Growing up in Ras el Nabeh, a lively neighborhood in the heart of Beirut, was tough and dangerous in the early 1980s, as it was part of the Green Line –a maze of abandoned streets inhabited by weeds turned into a frontline that vertically divided Christian East Beirut from Muslim West Beirut. Yet, brothers Ziad and Ghassan Halwani have good memories of that time. “I used to look at this neighborhood as a small village,” remembers Ziad, the older brother, now 38 years old. “Everybody knew each other there.” Their grandfather and uncles lived across the street, where they ran a grocery store. “So we used to make the short trip from my house to my grandpa’s house every now and then, we would see everyone on the street,” recalls Ghassan, 35.
Tensions in the early 1970s between the right-wing Christian Alliance — organized under the Lebanese Front and the Phalange Party— and the leftist Muslim Alliance — represented by the Lebanese National Movement — led to widespread fighting in 1975, marking the beginning of a 15-year civil war in Lebanon. Regional conflict and struggle for control and dominance spilled into Lebanon and added layers of complexity to an already convoluted internal conflict. Interventions and occupation by Palestinian factions, Israel, and Syria played a key role in the course of the conflict. Over 100,000 civilians were killed during the war.
As violence intensified between the factions in Beirut, especially near the Green Line, Ras el Nabeh became a combat zone and saw some of the heaviest street fighting. “It was difficult to move around, since there were snipers and battles going on around us,” Ziad said. Ghassan will never forget a bomb that exploded near their building on the West side of the line, causing all the windows in their apartment to shatter.
“The general ambiance was familial and normal, despite the abnormal circumstances around us,” Ziad recalls when thinking about his family’s daily life. “I think my parents were making an effort to let us live a normal life.”
Ziad and Ghassan’s father, Adnan Halwani, was a history teacher in a public school, and their mother, Wadad Halwani, was also a teacher. Besides his work at the school, Adnan was an active member of the Lebanese Communist Party, which supported the Palestinian resistance in its fight against Israel.
Confrontation spiked in September 1982. On the 14th, President Bechir Gemayel, the leader of the Lebanese Forces – the Christian militia – was assassinated. In retaliation, two days later the Lebanese Phalangist militia –with Israel’s support – attacked two Patestinian refugee camps in Beirut, Sabra, and Shatila, and massacred an estimated 700 to 3,500 people. The number of those killed is still disputed.
‘The Most Important Day’
On the afternoon of September 24, 1982, the Halwani family was just sitting down for lunch when there was a knock on the door. When Ziad answered, two men who identified themselves as “Taharri” – police detectives – asked to speak with Adnan. They said they needed to take him away for questioning concerning a traffic accident, that it would be only five minutes. They led Adnan to a car at gunpoint and drove off.
Ziad doesn’t remember the day his father was kidnapped. He doesn’t recall opening the door either. He was six years old, and opening the door to visitors was something he often did. He didn’t notice anything strange on that day; only after, when more strangers came and asked his mother questions. “I never felt guilty or regretted anything, even if I was the one who opened the door,” Ziad says. On the other hand Ghassan, who was three at the time, says he does have some memories of that day, but they’re very confusing. It was “the most important day,” he says, but he admits he can’t be sure if the memories are his or based on stories he later heard.
Wadad told her sons that Adnan had to travel abroad, that he was in Paris. She even sent letters and gifts to the kids, signing them from “Daddy.” When the children heard a plane passing by, they would look up and ask if it was daddy coming home. When Ziad and Ghassan began saying they didn’t remember their father’s face, Wadad added photos of Adnan to the letters.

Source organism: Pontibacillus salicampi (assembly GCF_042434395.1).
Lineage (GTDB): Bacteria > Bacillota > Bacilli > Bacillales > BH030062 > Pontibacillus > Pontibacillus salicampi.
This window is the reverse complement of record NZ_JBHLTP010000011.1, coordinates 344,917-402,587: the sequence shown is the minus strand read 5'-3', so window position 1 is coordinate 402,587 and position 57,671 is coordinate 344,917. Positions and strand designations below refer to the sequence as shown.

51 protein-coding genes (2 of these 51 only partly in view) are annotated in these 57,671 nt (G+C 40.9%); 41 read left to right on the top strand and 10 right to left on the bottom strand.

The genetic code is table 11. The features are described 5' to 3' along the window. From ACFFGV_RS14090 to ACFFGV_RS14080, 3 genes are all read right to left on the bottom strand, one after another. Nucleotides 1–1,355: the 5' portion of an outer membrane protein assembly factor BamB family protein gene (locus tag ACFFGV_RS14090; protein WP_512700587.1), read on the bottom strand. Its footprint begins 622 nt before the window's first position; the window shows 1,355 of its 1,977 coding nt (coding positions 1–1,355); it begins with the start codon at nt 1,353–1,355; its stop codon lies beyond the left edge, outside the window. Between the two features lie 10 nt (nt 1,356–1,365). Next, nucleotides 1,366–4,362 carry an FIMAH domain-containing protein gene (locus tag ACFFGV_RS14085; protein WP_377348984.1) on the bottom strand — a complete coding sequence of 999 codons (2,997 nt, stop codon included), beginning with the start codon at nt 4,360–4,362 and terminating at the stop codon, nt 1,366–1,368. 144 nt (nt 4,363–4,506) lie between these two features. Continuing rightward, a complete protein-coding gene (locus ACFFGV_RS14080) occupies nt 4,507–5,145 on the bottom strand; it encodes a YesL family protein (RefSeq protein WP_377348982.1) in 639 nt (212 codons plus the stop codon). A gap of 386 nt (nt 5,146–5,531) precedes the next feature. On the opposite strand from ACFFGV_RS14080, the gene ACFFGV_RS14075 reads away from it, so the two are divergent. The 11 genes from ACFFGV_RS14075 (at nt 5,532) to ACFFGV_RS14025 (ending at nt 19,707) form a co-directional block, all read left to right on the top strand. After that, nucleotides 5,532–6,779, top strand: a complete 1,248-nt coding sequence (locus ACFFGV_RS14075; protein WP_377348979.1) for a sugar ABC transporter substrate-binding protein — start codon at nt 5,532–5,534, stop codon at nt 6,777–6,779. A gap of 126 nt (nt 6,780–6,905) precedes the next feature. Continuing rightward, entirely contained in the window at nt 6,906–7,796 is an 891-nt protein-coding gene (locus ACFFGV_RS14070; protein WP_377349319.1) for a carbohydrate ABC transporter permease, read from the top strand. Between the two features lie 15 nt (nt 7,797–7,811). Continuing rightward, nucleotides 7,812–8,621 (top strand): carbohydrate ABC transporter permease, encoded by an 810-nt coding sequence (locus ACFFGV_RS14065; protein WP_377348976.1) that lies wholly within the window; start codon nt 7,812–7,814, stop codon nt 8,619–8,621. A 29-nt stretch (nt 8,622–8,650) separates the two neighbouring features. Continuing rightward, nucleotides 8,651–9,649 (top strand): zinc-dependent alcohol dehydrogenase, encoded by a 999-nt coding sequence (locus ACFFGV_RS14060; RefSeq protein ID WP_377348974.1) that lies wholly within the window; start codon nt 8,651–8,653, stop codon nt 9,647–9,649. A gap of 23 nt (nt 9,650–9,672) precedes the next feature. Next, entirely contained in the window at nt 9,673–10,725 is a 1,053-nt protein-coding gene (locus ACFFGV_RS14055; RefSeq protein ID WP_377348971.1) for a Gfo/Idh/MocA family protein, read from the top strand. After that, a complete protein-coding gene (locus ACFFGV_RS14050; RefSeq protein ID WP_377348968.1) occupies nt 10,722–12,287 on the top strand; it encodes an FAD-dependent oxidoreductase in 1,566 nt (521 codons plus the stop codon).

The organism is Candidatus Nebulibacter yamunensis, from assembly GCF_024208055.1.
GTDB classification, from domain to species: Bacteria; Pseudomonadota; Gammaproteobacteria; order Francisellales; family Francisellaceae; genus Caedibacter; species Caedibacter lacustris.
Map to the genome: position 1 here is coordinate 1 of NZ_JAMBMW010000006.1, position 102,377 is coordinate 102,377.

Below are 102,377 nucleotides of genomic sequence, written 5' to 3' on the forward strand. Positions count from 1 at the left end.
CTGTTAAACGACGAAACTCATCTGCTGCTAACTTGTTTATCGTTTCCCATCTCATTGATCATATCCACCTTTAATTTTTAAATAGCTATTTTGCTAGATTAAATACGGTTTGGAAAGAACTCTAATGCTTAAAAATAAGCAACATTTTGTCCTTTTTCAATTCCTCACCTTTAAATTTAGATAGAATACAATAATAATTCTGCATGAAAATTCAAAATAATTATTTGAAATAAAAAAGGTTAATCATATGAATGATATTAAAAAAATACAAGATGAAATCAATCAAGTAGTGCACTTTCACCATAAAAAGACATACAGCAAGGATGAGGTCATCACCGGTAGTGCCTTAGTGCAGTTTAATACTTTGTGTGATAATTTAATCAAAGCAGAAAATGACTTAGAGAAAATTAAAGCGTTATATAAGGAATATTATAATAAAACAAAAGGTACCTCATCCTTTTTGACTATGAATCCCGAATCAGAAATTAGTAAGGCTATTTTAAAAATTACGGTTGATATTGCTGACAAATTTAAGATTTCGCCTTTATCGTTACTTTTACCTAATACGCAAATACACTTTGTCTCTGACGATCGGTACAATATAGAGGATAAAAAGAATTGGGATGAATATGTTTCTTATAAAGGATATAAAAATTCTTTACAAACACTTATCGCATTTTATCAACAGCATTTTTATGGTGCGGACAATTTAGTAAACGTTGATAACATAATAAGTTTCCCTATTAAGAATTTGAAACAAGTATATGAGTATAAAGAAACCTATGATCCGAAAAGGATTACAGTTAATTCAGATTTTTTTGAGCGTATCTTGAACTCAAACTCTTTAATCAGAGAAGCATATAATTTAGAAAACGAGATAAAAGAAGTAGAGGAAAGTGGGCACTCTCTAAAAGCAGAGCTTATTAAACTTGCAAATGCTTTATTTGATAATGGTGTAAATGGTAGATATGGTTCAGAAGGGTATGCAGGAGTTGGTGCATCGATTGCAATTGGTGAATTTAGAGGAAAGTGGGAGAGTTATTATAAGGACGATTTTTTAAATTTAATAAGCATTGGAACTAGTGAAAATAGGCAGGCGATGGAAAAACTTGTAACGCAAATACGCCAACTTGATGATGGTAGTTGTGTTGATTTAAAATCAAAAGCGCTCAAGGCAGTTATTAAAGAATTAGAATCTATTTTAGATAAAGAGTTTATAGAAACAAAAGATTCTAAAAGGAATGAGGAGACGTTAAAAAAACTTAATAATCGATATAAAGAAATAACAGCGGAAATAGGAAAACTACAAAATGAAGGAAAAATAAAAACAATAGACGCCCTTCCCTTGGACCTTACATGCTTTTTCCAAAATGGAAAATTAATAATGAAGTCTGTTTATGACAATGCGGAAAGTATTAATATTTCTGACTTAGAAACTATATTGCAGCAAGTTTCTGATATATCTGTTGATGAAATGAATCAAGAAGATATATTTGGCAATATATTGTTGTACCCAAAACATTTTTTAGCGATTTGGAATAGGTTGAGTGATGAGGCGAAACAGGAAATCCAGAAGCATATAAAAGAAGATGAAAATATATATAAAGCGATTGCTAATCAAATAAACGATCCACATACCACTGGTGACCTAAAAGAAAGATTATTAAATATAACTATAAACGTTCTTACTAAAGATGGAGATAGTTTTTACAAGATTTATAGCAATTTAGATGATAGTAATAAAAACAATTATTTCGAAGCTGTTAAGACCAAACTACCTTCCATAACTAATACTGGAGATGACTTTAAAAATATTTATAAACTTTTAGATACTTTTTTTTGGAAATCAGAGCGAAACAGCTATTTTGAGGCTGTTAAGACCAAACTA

At the time, disappearances were nothing uncommon. During the 15-year conflict, more than 17,000 people were kidnapped and forcibly disappeared in Lebanon. People were abducted from their homes, from the street, or taken from checkpoints by multiple fighting factions. They were often exchanged for other prisoners, killed out of hatred or for revenge, or were disappeared to deepen sectarian divisions. Many disappeared in mass killings and were buried in mass graves, most of which have never been identified nor exhumed. Others were forcibly taken by Syria and Israel’s armies.
When strangers came to Ziad and Ghassan’s home asking about his father, Ziad would hide behind the sofa and listen to the conversations. A few months later, Ziad confessed to his mother that he knew the truth. “Since then, I became an accomplice in hiding the truth from my brother,” he recalls.
Wadad and Ziad decided that hiding the truth from Ghassan was the best way to protect him. “As a kid, sometimes I used to believe my mother’s ‘story,’ but at other times I was more rational and started having doubts and asking myself questions that were more difficult to answer,” Ghassan says. Some parts of the story his mother told him didn’t make sense. He would anxiously ask himself: “Why did he travel without telling me about it? If he’s abroad, why isn’t he calling?” It was hard for Wadad to keep up the same story for long, and Ghassan’s growing suspicions deeply affected their relationship.
The fact that Ziad was told the truth and Ghassan hadn’t resulted in completely different relationships forming between Wadad and her sons. “Ziad was the one who knew, the one who was asked about the enforced disappearance – although he was only six back then – and the one who was consulted before making decisions, especially when it came to hiding the truth from me,” Ghassan recalls. “This situation affected our relationship and still has an impact now.”
Ghassan’s strongest memories of his father’s kidnapping are connected to gossip, which increased Ghassan’s doubts about his father’s absence, but also led him “closer to the truth,” he says. When they visited acquaintances or accompanied their mother to meetings, other boys would ask them who their father was. “Ah, so you’re the son of the guy who was kidnapped,” Ghassan recalls they’d say. “This triggered negative reactions, but also allowed me to know the truth.”
Ziad as well felt very uncomfortable when other children asked about his father. When he was 7 or 8, he refused to go to school. “There was a kid in my class who knew about my story and started talking about it publically,” he explains. “I didn’t want my story to be shared because it looked ‘exotic’ for kids back then.” Ziad ended up moving to another school.